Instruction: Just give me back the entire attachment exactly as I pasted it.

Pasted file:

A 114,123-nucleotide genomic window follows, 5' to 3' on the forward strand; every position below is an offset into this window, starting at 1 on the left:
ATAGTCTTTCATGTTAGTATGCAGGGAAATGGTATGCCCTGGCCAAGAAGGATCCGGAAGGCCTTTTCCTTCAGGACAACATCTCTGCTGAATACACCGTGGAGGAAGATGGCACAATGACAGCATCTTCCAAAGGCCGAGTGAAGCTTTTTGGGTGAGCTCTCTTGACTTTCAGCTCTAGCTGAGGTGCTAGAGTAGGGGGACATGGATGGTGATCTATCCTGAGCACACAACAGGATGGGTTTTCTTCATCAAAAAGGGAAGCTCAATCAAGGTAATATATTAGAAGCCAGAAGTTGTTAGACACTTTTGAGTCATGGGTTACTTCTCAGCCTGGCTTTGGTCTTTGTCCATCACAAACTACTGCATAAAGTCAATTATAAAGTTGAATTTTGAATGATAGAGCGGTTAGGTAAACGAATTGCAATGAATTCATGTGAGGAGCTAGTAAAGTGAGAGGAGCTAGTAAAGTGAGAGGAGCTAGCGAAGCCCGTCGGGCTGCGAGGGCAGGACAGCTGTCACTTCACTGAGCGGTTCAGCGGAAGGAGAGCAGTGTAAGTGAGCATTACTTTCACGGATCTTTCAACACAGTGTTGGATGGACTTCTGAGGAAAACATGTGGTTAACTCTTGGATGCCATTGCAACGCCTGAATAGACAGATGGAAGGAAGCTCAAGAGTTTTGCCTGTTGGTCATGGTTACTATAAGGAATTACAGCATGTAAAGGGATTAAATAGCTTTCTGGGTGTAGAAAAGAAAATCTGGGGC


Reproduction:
A 114,123-nucleotide genomic window follows, 5' to 3' on the forward strand; every position below is an offset into this window, starting at 1 on the left:
ATAGTCTTTCATGTTAGTATGCAGGGAAATGGTATGCCCTGGCCAAGAAGGATCCGGAAGGCCTTTTCCTTCAGGACAACATCTCTGCTGAATACACCGTGGAGGAAGATGGCACAATGACAGCATCTTCCAAAGGCCGAGTGAAGCTTTTTGGGTGAGCTCTCTTGACTTTCAGCTCTAGCTGAGGTGCTAGAGTAGGGGGACATGGATGGTGATCTATCCTGAGCACACAACAGGATGGGTTTTCTTCATCAAAAAGGGAAGCTCAATCAAGGTAATATATTAGAAGCCAGAAGTTGTTAGACACTTTTGAGTCATGGGTTACTTCTCAGCCTGGCTTTGGTCTTTGTCCATCACAAACTACTGCATAAAGTCAATTATAAAGTTGAATTTTGAATGATAGAGCGGTTAGGTAAACGAATTGCAATGAATTCATGTGAGGAGCTAGTAAAGTGAGAGGAGCTAGTAAAGTGAGAGGAGCTAGCGAAGCCCGTCGGGCTGCGAGGGCAGGACAGCTGTCACTTCACTGAGCGGTTCAGCGGAAGGAGAGCAGTGTAAGTGAGCATTACTTTCACGGATCTTTCAACACAGTGTTGGATGGACTTCTGAGGAAAACATGTGGTTAACTCTTGGATGCCATTGCAACGCCTGAATAGACAGATGGAAGGAAGCTCAAGAGTTTTGCCTGTTGGTCATGGTTACTATAAGGAATTACAGCATGTAAAGGGATTAAATAGCTTTCTGGGTGTAGAAAAGAAAATCTGGGGC